Jordan Peele became an instant horror-movie legend with the release of “Get Out” in 2017. It’s hard to believe that before that movie’s release, Peele was best known for comedy — but in his short time in the horror sphere, he’s dropped terrifying hit after terrifying hit. July’s “Nope” only cemented his aptitude for creating surreal, cinematic, and truly innovative horror, and with talk of a sequel swirling, it’s clear that his filmmaking career is still in its early stages.
Over the years, the multitalented star has experimented with everything from acting in sketch comedy to executive producing. In addition to his talent for the spine-chilling and disconcerting, he’s also delved into the world of animation and kids’ movies, voicing parts in “Toy Story 4” and “Captain Underpants.” Up next, he’ll blend horror and animation with the movie “Wendell & Wild,” rejoining longtime “Key & Peele” costar and collaborator Keegan-Michael Key in the stop-motion flick.
Though his work bridges genres that are often seen as polar opposites — namely horror and comedy — Peele sees a connection between them. “The reason they work, why they get primal, audible reactions from us, is because they allow us to purge our own fears and discomforts in a safe environment,” he said in a 2017 interview with The Guardian. “It’s like therapy. You deal with deep issues that are uncomfortable with the hope that there is a release.”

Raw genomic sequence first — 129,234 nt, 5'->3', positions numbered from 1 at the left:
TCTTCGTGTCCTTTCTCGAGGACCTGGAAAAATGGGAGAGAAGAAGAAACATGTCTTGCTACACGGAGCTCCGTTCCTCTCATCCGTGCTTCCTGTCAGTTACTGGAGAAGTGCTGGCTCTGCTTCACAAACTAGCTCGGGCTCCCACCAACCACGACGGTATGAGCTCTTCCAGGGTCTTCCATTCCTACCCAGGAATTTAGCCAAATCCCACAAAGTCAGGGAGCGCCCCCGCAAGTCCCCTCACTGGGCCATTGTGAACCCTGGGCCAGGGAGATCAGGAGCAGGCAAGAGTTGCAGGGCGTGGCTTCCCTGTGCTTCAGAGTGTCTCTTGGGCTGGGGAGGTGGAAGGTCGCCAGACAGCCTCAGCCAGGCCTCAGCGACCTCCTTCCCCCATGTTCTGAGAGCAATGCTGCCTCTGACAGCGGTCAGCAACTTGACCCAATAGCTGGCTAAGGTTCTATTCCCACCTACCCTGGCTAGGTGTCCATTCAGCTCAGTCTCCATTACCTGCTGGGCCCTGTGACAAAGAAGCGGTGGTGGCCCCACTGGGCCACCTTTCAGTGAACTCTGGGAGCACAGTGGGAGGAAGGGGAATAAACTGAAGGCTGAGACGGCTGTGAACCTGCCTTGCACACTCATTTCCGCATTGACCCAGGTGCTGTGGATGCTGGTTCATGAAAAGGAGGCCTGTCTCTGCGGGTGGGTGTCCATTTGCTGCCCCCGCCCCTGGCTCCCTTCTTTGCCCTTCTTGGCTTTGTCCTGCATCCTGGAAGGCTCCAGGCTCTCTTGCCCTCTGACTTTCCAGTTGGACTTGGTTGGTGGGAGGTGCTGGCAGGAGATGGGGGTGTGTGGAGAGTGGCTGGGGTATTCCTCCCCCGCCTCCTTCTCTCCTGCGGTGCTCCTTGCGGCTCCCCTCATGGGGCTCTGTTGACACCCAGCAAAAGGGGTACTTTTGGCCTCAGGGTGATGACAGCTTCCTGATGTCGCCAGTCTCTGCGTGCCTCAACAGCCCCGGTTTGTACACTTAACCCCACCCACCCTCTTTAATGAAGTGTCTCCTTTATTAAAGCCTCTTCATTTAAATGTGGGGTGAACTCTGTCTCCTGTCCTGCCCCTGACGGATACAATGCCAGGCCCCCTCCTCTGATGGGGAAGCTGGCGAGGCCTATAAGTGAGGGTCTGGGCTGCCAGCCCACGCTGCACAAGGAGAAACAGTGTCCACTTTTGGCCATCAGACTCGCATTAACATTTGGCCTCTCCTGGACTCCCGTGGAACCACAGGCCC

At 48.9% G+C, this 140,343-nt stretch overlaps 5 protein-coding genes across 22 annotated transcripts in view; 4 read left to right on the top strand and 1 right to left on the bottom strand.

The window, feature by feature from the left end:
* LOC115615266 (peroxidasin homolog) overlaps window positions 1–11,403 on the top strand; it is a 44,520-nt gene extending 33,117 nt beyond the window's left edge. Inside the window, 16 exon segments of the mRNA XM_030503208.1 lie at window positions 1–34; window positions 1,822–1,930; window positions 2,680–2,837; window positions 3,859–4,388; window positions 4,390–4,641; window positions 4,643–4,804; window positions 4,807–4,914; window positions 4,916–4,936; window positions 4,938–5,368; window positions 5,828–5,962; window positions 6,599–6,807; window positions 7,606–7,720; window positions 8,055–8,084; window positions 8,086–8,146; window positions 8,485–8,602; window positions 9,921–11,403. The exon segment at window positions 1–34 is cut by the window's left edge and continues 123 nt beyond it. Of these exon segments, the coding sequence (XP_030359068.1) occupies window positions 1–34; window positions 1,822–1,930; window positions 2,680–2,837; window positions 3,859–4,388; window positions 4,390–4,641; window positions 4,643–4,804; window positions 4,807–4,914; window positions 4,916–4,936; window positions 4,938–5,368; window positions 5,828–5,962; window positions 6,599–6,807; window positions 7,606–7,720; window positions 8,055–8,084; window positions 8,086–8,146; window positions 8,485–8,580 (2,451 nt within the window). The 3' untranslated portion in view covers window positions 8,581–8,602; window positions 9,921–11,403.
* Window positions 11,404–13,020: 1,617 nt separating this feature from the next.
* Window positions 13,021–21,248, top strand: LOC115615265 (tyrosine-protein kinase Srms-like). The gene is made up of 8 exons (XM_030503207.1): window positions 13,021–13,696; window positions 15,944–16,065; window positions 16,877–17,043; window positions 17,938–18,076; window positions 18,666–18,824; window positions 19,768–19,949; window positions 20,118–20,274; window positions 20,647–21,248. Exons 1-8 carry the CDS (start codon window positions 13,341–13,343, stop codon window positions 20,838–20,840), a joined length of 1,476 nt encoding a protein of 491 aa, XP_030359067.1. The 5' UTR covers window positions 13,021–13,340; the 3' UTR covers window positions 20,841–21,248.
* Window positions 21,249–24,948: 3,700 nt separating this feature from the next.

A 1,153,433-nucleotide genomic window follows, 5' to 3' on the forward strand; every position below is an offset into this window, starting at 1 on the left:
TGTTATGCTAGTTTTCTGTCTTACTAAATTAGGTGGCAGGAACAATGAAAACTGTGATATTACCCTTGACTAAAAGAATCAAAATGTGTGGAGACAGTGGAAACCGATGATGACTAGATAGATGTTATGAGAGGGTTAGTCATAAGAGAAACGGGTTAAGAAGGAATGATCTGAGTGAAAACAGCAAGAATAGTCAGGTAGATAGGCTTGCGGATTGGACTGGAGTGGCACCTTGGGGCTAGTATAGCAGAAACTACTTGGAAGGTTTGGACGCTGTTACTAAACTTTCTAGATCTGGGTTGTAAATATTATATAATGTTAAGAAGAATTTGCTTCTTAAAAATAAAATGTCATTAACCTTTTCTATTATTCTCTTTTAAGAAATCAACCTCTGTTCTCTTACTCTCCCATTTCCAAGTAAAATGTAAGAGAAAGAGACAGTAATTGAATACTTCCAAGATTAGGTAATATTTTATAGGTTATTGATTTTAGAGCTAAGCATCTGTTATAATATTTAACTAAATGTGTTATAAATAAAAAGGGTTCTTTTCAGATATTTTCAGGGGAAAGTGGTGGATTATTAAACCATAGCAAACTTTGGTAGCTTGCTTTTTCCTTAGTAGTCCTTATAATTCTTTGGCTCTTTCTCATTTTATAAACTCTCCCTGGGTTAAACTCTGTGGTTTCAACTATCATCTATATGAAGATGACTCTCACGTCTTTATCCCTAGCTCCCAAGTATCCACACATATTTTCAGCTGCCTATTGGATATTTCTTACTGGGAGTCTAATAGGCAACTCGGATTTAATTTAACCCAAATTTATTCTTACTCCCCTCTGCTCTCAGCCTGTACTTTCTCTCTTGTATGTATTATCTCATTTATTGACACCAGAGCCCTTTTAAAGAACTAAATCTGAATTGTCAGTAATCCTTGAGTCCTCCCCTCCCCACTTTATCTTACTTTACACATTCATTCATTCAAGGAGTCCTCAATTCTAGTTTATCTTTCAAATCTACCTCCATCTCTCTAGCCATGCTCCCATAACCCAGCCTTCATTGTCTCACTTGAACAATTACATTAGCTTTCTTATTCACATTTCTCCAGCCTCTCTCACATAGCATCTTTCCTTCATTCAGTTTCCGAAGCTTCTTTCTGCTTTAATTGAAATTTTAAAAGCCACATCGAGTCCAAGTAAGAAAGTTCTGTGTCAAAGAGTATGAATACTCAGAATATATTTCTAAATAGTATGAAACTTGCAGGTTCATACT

Peele’s career is a testament to the fact that disparate genres, as well as different aspects of moviemaking, can all work together seamlessly. He began his career on the MTV series “Mad TV” in 2003, and the popularity of “Key & Peele” helped push him toward mainstream stardom. He spent a while focusing on TV, cocreating the YouTube series “Weird City” and the TBS comedy “The Last O.G.” and was the host and producer of CBS’s revival of “The Twilight Zone” from 2019 to 2020. But his films are where his exceptional talent has been allowed to take flight, giving us some of the most unique and innovative horror movies in recent memory. The movie that started it all, “Get Out,” is playing on Oct. 9 as part of Freeform’s 31 Nights of Halloween series, so be sure to catch it there — if you haven’t seen it, this is definitely your chance.